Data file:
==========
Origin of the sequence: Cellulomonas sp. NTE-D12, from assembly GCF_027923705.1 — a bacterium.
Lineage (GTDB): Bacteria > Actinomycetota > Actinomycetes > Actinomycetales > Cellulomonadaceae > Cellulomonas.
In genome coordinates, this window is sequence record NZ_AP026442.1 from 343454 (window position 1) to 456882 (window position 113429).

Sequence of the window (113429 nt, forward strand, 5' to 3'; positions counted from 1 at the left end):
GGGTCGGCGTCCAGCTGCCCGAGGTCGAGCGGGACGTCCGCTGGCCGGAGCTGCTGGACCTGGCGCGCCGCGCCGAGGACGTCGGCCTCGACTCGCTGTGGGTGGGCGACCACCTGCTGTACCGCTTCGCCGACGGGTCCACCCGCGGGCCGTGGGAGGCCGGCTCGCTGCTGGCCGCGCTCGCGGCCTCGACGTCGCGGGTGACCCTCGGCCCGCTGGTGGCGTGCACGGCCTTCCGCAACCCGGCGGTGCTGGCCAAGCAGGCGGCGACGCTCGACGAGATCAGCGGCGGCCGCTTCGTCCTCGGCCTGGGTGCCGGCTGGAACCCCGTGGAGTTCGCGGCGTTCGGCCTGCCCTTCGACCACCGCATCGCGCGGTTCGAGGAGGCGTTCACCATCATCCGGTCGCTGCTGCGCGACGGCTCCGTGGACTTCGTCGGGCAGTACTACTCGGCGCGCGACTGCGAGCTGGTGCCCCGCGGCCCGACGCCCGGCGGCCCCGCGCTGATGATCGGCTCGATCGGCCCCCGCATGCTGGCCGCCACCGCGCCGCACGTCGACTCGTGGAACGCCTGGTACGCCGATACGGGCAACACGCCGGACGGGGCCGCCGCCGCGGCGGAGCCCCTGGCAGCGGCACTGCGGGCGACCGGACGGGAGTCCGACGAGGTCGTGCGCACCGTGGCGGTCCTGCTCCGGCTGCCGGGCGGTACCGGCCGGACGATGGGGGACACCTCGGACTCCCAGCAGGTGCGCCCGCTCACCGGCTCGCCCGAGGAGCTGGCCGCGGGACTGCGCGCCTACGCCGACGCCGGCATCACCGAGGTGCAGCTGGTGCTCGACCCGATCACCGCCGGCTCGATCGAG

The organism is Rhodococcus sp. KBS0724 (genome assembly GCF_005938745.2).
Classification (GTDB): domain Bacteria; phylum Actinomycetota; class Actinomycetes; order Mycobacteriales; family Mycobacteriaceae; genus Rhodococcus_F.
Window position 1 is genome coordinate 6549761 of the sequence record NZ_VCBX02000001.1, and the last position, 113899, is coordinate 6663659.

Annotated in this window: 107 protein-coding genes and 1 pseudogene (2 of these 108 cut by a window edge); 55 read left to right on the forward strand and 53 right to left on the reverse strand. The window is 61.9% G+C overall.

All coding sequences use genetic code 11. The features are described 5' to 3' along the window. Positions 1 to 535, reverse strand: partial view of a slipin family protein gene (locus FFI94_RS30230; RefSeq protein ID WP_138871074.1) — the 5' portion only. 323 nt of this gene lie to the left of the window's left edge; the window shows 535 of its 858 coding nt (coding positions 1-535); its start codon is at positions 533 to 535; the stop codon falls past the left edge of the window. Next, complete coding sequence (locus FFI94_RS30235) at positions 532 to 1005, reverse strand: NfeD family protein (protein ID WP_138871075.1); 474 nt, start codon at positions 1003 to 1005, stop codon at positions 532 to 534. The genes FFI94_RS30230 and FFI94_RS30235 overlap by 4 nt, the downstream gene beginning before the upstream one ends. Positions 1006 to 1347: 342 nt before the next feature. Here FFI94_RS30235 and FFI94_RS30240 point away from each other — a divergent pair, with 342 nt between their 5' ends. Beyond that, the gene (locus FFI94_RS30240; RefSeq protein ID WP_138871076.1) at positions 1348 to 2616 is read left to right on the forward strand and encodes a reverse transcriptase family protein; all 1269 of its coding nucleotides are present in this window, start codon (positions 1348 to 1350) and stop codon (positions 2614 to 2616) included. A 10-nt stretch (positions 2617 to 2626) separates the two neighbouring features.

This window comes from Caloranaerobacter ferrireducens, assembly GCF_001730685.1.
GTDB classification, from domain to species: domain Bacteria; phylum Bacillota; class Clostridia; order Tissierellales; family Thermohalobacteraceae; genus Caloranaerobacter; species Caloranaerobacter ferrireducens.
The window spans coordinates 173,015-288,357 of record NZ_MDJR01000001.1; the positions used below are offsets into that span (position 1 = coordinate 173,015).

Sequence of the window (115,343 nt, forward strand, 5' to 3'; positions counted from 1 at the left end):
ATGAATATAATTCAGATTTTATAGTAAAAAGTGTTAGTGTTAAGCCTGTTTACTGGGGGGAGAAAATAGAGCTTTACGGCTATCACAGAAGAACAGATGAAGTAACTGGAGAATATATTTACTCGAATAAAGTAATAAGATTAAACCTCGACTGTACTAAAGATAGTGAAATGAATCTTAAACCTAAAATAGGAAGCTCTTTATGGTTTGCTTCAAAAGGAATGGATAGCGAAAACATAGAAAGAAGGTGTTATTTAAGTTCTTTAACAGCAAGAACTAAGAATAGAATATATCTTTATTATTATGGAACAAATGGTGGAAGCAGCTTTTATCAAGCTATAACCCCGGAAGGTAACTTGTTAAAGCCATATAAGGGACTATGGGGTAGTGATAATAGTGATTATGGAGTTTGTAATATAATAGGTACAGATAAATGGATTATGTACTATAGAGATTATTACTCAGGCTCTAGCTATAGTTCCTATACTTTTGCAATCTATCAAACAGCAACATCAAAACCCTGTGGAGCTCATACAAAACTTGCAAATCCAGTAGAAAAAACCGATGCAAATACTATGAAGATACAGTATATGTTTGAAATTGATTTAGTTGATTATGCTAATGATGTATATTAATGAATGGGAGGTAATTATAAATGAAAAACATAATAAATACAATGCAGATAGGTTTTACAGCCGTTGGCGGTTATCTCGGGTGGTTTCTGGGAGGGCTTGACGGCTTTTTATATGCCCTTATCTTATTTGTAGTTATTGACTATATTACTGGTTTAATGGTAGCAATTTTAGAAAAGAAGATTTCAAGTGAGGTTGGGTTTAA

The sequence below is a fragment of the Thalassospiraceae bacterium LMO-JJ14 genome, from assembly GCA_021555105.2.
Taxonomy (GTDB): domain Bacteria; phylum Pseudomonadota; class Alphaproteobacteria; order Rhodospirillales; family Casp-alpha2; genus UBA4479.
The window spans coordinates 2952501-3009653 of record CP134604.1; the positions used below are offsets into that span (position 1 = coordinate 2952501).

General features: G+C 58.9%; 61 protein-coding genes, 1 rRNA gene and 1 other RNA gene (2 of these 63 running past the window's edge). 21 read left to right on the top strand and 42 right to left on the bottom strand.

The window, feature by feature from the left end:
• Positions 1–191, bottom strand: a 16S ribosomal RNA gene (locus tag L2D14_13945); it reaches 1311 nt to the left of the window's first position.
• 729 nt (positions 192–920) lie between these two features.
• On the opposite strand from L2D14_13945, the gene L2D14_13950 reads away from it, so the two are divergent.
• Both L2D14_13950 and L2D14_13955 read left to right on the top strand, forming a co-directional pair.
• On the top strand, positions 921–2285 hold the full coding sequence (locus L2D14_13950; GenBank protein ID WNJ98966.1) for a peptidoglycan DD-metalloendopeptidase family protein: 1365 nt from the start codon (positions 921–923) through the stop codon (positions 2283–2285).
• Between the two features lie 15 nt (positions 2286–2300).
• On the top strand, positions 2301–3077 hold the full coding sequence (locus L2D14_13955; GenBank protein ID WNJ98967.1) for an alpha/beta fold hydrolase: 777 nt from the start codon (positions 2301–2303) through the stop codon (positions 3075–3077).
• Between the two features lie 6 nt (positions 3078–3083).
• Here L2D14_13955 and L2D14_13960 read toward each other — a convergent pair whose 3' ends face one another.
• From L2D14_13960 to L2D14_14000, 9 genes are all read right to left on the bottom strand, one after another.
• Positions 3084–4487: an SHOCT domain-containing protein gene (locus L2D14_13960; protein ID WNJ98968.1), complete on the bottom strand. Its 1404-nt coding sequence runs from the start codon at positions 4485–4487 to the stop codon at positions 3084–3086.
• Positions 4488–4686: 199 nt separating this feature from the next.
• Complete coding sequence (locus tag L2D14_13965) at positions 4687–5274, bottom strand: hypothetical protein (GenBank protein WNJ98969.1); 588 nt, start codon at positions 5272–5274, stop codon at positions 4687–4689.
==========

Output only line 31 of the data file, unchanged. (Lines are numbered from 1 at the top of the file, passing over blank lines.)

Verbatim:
• Positions 3084–4487: an SHOCT domain-containing protein gene (locus L2D14_13960; protein ID WNJ98968.1), complete on the bottom strand. Its 1404-nt coding sequence runs from the start codon at positions 4485–4487 to the stop codon at positions 3084–3086.